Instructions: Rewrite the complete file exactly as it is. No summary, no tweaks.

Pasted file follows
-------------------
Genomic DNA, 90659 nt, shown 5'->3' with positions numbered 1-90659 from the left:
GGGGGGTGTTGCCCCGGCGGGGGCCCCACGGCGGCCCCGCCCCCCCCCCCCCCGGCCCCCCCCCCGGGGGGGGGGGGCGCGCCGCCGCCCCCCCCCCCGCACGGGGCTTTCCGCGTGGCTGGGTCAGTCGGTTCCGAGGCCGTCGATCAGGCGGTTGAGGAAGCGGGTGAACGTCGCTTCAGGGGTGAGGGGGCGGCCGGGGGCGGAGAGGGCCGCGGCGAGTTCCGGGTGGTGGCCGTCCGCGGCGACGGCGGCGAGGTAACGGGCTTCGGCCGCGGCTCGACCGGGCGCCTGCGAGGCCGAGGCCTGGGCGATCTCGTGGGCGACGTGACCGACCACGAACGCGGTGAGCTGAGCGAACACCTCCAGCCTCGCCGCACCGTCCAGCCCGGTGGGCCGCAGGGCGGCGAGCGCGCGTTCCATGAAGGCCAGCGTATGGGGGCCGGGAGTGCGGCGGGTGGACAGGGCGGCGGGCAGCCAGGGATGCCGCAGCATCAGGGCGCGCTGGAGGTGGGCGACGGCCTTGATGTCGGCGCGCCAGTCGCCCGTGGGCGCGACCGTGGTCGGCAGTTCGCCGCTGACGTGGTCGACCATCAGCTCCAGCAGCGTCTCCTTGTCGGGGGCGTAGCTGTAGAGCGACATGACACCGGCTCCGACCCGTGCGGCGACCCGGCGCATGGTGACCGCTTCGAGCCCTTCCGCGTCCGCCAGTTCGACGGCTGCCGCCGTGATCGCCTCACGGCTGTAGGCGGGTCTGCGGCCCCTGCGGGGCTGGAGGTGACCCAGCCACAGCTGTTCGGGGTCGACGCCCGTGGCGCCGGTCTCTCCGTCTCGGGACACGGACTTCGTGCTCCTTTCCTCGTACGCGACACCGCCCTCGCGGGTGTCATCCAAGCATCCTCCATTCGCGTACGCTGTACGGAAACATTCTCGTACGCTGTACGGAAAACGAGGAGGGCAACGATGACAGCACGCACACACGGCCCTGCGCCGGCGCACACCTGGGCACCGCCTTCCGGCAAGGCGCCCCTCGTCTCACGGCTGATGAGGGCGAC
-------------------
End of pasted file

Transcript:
Genomic DNA, 90659 nt, shown 5'->3' with positions numbered 1-90659 from the left:
GGGGGGTGTTGCCCCGGCGGGGGCCCCACGGCGGCCCCGCCCCCCCCCCCCCCGGCCCCCCCCCCGGGGGGGGGGGGCGCGCCGCCGCCCCCCCCCCCGCACGGGGCTTTCCGCGTGGCTGGGTCAGTCGGTTCCGAGGCCGTCGATCAGGCGGTTGAGGAAGCGGGTGAACGTCGCTTCAGGGGTGAGGGGGCGGCCGGGGGCGGAGAGGGCCGCGGCGAGTTCCGGGTGGTGGCCGTCCGCGGCGACGGCGGCGAGGTAACGGGCTTCGGCCGCGGCTCGACCGGGCGCCTGCGAGGCCGAGGCCTGGGCGATCTCGTGGGCGACGTGACCGACCACGAACGCGGTGAGCTGAGCGAACACCTCCAGCCTCGCCGCACCGTCCAGCCCGGTGGGCCGCAGGGCGGCGAGCGCGCGTTCCATGAAGGCCAGCGTATGGGGGCCGGGAGTGCGGCGGGTGGACAGGGCGGCGGGCAGCCAGGGATGCCGCAGCATCAGGGCGCGCTGGAGGTGGGCGACGGCCTTGATGTCGGCGCGCCAGTCGCCCGTGGGCGCGACCGTGGTCGGCAGTTCGCCGCTGACGTGGTCGACCATCAGCTCCAGCAGCGTCTCCTTGTCGGGGGCGTAGCTGTAGAGCGACATGACACCGGCTCCGACCCGTGCGGCGACCCGGCGCATGGTGACCGCTTCGAGCCCTTCCGCGTCCGCCAGTTCGACGGCTGCCGCCGTGATCGCCTCACGGCTGTAGGCGGGTCTGCGGCCCCTGCGGGGCTGGAGGTGACCCAGCCACAGCTGTTCGGGGTCGACGCCCGTGGCGCCGGTCTCTCCGTCTCGGGACACGGACTTCGTGCTCCTTTCCTCGTACGCGACACCGCCCTCGCGGGTGTCATCCAAGCATCCTCCATTCGCGTACGCTGTACGGAAACATTCTCGTACGCTGTACGGAAAACGAGGAGGGCAACGATGACAGCACGCACACACGGCCCTGCGCCGGCGCACACCTGGGCACCGCCTTCCGGCAAGGCGCCCCTCGTCTCACGGCTGATGAGGGCGAC